Example 8 : A family of 4 brothers and three sisters is to be arranged for a photograph in one row. In how many ways can they be seated if (i) all the sisters sit together, (ii) no two sisters sit together?
Solution : (i) Consider the sisters as one unit and each brother as one unit. 4 brother and 3 sisters make 5 units which can be arranged in 5! ways. Again 3 sisters may be arranged amongst themselves in 3! Ways Therefore, total number of ways in which all the sisters sit together = 5!×3! = 720 ways.
(ii) In this case, each sister must sit on each side of the brothers. There are 5 such positions as indicated below by upward arrows :
4 brothers may be arranged among themselves in 4! ways. For each of these arrangements 3 sisters can sit in the 5 places in 5P3 ways.
Thus the total number of ways = 5P3 × 4! = 60 × 24 = 1,440
Example 9 : In how many ways can 8 persons be seated at a round table? In how many cases will 2 particular persons sit together?
Solution : This is in form of circular permutation. Hence the number of ways in which eight persons can be seated at a round table is (n – 1)! = (8 – 1)! = 7! = 5040 ways.
Consider the two particular persons as one person. Then the group of 8 persons becomes a group of 7 (with the restriction that the two particular persons be together) and seven persons can be arranged in a circular in 6! Ways.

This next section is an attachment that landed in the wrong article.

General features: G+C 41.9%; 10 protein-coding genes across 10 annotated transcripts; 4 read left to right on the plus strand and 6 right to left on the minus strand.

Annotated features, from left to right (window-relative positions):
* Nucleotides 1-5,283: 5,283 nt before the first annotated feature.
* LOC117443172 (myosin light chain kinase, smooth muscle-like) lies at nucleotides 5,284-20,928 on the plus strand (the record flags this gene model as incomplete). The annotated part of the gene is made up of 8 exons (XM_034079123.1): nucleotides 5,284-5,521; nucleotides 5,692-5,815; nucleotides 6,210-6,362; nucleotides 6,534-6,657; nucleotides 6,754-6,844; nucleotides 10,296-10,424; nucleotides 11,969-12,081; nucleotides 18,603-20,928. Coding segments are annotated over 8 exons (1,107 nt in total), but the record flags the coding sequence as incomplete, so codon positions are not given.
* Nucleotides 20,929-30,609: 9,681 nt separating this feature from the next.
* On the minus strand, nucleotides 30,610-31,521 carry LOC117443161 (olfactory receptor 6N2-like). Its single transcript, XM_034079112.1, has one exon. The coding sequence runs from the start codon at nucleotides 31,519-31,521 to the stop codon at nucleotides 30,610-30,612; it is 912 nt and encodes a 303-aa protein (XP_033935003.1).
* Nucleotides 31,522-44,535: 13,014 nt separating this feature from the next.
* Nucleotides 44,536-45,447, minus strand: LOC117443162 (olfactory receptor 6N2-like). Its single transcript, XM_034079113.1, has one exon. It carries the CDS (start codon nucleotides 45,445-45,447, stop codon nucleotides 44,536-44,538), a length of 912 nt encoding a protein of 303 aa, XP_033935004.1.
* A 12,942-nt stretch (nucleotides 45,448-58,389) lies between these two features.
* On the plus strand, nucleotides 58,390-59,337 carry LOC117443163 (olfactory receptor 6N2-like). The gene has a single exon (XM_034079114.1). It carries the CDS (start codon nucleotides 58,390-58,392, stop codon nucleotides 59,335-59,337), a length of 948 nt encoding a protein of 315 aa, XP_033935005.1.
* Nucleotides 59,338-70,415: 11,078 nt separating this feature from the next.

Hence, by the fundamental principle, we have, the total number of cases in which 2 particular persons sit together in a circular arrangement of 8 persons = 2! × 6! = 2 × 6 × 5 × 4 × 3 ×2×1 = 1,440.
Example 10 : Six boys and five girls are to be seated for a photograph in a row such that no two girls sit together and no two boys sit together. Find the number of ways in which this can be done.
Solution : Suppose that we have 11 chairs in a row and we want the 6 boys and 5 girls to be seated such that no two girls and no two boys are together. If we number the chairs from left to right, the arrangement will be possible if and only if boys occupy the odd places and girls occupy the even places in the row. The six odd places from 1 to 11 may filled in by 6 boys in 6P6 ways. Similarly, the five even places from 2 to 10 may be filled in by 5 girls in 5P5 ways.
Hence, by the fundamental principle, the total number of required arrangements = 6P6 × 5P5 = 6! × 5! = 720 × 120 = 86400.